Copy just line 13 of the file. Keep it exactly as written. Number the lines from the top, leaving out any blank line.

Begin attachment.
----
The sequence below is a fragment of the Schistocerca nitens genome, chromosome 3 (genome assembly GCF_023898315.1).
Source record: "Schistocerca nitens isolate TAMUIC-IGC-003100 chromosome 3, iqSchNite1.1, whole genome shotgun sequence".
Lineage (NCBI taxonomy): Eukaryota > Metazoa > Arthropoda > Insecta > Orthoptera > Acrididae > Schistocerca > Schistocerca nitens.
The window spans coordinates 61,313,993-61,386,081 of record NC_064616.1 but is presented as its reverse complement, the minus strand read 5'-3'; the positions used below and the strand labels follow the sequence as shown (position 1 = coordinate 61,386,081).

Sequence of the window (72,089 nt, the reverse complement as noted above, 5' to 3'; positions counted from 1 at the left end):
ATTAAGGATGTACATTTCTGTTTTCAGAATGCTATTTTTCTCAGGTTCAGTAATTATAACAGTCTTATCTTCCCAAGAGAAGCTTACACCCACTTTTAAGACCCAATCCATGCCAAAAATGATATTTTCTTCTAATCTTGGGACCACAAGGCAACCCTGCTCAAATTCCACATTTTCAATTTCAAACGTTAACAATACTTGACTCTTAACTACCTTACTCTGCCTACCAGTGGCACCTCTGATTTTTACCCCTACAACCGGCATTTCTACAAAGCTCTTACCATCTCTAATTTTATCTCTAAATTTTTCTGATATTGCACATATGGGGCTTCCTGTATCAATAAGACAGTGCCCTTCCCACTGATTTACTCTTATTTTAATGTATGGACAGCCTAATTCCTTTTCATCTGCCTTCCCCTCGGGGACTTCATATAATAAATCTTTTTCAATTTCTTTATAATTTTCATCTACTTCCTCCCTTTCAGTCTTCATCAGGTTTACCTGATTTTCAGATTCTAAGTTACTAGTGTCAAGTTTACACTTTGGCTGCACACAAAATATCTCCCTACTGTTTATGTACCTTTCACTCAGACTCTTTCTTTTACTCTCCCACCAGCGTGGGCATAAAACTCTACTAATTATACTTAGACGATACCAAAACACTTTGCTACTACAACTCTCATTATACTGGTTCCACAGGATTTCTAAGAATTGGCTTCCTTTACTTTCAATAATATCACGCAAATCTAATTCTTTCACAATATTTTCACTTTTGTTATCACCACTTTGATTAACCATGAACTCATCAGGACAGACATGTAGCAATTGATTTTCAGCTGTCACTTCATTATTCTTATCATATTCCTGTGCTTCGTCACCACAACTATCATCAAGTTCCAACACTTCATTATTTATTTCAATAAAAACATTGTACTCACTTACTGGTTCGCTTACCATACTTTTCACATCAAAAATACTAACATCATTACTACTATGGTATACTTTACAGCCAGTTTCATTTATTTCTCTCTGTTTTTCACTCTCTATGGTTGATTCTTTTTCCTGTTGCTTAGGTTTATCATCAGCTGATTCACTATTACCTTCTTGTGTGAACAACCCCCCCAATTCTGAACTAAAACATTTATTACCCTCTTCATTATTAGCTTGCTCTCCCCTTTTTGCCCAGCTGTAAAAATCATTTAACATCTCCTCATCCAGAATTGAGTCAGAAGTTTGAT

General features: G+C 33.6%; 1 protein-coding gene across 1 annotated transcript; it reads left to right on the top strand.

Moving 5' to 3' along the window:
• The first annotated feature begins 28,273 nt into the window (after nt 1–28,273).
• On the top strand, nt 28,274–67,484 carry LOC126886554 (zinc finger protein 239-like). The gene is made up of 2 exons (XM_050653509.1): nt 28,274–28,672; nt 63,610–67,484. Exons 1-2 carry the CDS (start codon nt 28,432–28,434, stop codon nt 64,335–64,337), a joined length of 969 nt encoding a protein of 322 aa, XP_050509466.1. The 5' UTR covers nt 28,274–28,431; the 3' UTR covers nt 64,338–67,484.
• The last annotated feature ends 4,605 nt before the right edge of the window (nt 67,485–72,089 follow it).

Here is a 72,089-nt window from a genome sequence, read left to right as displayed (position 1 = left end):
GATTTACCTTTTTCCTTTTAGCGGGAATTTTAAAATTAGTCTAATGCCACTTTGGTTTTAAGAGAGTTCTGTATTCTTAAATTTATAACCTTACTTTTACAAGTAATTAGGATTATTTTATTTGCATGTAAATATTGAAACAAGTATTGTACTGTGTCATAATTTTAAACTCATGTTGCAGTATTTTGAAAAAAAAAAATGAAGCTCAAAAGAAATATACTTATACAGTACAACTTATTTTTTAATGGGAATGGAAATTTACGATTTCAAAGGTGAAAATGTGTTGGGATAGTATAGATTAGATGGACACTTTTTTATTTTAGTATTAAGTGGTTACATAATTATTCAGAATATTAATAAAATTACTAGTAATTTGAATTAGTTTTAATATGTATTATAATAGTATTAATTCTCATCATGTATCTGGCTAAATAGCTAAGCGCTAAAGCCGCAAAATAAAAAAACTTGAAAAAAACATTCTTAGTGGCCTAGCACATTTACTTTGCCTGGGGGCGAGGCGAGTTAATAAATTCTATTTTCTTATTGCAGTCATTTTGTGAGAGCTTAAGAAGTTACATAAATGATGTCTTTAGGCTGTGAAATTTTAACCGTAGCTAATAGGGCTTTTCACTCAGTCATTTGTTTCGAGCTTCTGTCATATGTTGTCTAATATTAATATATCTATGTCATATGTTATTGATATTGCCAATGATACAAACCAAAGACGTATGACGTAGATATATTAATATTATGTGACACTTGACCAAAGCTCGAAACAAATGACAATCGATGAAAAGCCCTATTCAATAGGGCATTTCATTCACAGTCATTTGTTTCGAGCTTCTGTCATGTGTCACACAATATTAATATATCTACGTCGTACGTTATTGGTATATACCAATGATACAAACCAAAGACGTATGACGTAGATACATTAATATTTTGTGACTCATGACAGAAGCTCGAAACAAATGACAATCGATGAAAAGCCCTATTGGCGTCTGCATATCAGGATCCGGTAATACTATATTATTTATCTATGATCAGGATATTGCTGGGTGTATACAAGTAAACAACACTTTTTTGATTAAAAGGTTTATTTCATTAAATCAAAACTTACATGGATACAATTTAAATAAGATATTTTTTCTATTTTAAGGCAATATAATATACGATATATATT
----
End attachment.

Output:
GATTTACCTTTTTCCTTTTAGCGGGAATTTTAAAATTAGTCTAATGCCACTTTGGTTTTAAGAGAGTTCTGTATTCTTAAATTTATAACCTTACTTTTACAAGTAATTAGGATTATTTTATTTGCATGTAAATATTGAAACAAGTATTGTACTGTGTCATAATTTTAAACTCATGTTGCAGTATTTTGAAAAAAAAAAATGAAGCTCAAAAGAAATATACTTATACAGTACAACTTATTTTTTAATGGGAATGGAAATTTACGATTTCAAAGGTGAAAATGTGTTGGGATAGTATAGATTAGATGGACACTTTTTTATTTTAGTATTAAGTGGTTACATAATTATTCAGAATATTAATAAAATTACTAGTAATTTGAATTAGTTTTAATATGTATTATAATAGTATTAATTCTCATCATGTATCTGGCTAAATAGCTAAGCGCTAAAGCCGCAAAATAAAAAAACTTGAAAAAAACATTCTTAGTGGCCTAGCACATTTACTTTGCCTGGGGGCGAGGCGAGTTAATAAATTCTATTTTCTTATTGCAGTCATTTTGTGAGAGCTTAAGAAGTTACATAAATGATGTCTTTAGGCTGTGAAATTTTAACCGTAGCTAATAGGGCTTTTCACTCAGTCATTTGTTTCGAGCTTCTGTCATATGTTGTCTAATATTAATATATCTATGTCATATGTTATTGATATTGCCAATGATACAAACCAAAGACGTATGACGTAGATATATTAATATTATGTGACACTTGACCAAAGCTCGAAACAAATGACAATCGATGAAAAGCCCTATTCAATAGGGCATTTCATTCACAGTCATTTGTTTCGAGCTTCTGTCATGTGTCACACAATATTAATATATCTACGTCGTACGTTATTGGTATATACCAATGATACAAACCAAAGACGTATGACGTAGATACATTAATATTTTGTGACTCATGACAGAAGCTCGAAACAAATGACAATCGATGAAAAGCCCTATTGGCGTCTGCATATCAGGATCCGGTAATACTATATTATTTATCTATGATCAGGATATTGCTGGGTGTATACAAGTAAACAACACTTTTTTGATTAAAAGGTTTATTTCATTAAATCAAAACTTACATGGATACAATTTAAATAAGATATTTTTTCTATTTTAAGGCAATATAATATACGATATATATT